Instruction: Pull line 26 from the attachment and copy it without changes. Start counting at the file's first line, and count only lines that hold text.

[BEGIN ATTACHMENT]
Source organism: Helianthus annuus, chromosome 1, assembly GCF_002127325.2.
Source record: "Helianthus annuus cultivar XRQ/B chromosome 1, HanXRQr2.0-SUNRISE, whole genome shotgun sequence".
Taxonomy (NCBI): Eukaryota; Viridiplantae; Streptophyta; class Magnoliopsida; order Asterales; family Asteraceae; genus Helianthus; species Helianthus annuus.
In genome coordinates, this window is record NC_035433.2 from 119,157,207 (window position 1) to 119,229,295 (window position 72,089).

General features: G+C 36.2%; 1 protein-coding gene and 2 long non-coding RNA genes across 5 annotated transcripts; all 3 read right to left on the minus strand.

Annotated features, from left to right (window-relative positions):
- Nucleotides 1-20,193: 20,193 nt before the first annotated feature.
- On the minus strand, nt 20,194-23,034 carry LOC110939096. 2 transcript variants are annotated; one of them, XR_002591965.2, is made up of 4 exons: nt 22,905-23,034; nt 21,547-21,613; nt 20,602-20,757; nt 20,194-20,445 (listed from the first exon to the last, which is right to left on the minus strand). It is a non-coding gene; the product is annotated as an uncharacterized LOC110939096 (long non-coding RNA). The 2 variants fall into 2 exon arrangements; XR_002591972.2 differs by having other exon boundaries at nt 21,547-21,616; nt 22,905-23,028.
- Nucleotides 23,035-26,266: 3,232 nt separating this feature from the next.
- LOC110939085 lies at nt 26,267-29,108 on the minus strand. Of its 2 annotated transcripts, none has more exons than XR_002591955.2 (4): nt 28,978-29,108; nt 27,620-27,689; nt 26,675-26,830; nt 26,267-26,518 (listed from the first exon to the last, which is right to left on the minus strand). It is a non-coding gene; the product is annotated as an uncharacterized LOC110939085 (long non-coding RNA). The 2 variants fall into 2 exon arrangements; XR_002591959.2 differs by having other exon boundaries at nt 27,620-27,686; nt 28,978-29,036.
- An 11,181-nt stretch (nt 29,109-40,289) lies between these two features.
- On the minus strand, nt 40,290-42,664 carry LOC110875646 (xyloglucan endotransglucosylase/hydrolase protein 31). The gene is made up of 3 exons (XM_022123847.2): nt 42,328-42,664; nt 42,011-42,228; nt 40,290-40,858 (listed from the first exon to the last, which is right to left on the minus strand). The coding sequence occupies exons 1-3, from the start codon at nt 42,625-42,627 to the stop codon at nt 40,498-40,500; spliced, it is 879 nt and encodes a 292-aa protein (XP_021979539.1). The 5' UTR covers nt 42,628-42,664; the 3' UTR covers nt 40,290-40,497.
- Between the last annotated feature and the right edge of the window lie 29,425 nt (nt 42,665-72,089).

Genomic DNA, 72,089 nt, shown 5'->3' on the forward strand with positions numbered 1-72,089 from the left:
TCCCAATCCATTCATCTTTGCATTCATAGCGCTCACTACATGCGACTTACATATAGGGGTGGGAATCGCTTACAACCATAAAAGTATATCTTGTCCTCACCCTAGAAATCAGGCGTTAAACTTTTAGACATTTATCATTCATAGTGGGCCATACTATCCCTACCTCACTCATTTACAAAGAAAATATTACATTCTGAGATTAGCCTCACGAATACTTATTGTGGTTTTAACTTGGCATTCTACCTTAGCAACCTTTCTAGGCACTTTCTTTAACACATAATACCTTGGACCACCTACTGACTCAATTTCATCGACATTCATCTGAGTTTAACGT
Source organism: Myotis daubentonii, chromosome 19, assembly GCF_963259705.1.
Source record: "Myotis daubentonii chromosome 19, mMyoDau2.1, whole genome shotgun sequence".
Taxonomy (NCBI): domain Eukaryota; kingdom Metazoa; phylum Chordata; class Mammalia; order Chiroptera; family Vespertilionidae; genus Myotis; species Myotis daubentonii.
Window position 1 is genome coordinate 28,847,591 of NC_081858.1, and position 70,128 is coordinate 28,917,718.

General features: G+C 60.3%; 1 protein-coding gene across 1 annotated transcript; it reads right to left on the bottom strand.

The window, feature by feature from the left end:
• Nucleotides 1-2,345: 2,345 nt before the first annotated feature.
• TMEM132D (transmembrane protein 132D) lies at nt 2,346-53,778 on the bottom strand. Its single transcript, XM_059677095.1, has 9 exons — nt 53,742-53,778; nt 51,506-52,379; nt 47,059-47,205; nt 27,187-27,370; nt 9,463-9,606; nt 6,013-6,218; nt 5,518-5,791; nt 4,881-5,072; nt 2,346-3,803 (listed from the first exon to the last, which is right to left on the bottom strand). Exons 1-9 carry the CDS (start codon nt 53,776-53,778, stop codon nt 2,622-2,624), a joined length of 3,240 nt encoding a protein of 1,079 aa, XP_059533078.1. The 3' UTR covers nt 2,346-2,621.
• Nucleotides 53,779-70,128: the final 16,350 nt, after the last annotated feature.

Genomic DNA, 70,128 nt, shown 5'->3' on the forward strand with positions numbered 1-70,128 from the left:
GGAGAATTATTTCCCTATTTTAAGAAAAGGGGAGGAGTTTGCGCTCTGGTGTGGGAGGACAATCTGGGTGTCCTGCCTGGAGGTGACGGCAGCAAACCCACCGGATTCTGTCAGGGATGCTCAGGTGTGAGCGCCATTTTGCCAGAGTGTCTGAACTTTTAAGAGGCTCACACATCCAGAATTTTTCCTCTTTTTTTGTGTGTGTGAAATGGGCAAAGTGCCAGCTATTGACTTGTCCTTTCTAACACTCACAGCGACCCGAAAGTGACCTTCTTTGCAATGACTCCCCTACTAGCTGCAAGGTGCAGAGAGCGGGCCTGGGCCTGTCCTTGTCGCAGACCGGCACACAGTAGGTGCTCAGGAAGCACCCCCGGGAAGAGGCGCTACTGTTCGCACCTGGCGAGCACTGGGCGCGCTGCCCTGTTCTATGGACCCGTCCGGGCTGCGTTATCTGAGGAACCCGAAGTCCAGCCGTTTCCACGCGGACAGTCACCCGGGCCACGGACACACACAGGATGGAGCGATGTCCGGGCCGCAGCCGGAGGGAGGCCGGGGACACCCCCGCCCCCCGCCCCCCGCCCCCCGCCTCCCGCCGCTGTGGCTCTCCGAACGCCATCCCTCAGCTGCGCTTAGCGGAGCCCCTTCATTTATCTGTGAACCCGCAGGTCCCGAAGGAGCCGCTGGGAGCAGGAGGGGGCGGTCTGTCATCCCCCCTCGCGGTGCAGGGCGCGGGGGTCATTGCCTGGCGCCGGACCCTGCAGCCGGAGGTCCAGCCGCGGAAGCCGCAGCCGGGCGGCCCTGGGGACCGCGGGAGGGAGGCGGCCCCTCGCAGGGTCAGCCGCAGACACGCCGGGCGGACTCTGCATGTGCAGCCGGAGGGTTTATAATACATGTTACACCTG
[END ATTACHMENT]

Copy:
GGAGAATTATTTCCCTATTTTAAGAAAAGGGGAGGAGTTTGCGCTCTGGTGTGGGAGGACAATCTGGGTGTCCTGCCTGGAGGTGACGGCAGCAAACCCACCGGATTCTGTCAGGGATGCTCAGGTGTGAGCGCCATTTTGCCAGAGTGTCTGAACTTTTAAGAGGCTCACACATCCAGAATTTTTCCTCTTTTTTTGTGTGTGTGAAATGGGCAAAGTGCCAGCTATTGACTTGTCCTTTCTAACACTCACAGCGACCCGAAAGTGACCTTCTTTGCAATGACTCCCCTACTAGCTGCAAGGTGCAGAGAGCGGGCCTGGGCCTGTCCTTGTCGCAGACCGGCACACAGTAGGTGCTCAGGAAGCACCCCCGGGAAGAGGCGCTACTGTTCGCACCTGGCGAGCACTGGGCGCGCTGCCCTGTTCTATGGACCCGTCCGGGCTGCGTTATCTGAGGAACCCGAAGTCCAGCCGTTTCCACGCGGACAGTCACCCGGGCCACGGACACACACAGGATGGAGCGATGTCCGGGCCGCAGCCGGAGGGAGGCCGGGGACACCCCCGCCCCCCGCCCCCCGCCCCCCGCCTCCCGCCGCTGTGGCTCTCCGAACGCCATCCCTCAGCTGCGCTTAGCGGAGCCCCTTCATTTATCTGTGAACCCGCAGGTCCCGAAGGAGCCGCTGGGAGCAGGAGGGGGCGGTCTGTCATCCCCCCTCGCGGTGCAGGGCGCGGGGGTCATTGCCTGGCGCCGGACCCTGCAGCCGGAGGTCCAGCCGCGGAAGCCGCAGCCGGGCGGCCCTGGGGACCGCGGGAGGGAGGCGGCCCCTCGCAGGGTCAGCCGCAGACACGCCGGGCGGACTCTGCATGTGCAGCCGGAGGGTTTATAATACATGTTACACCTG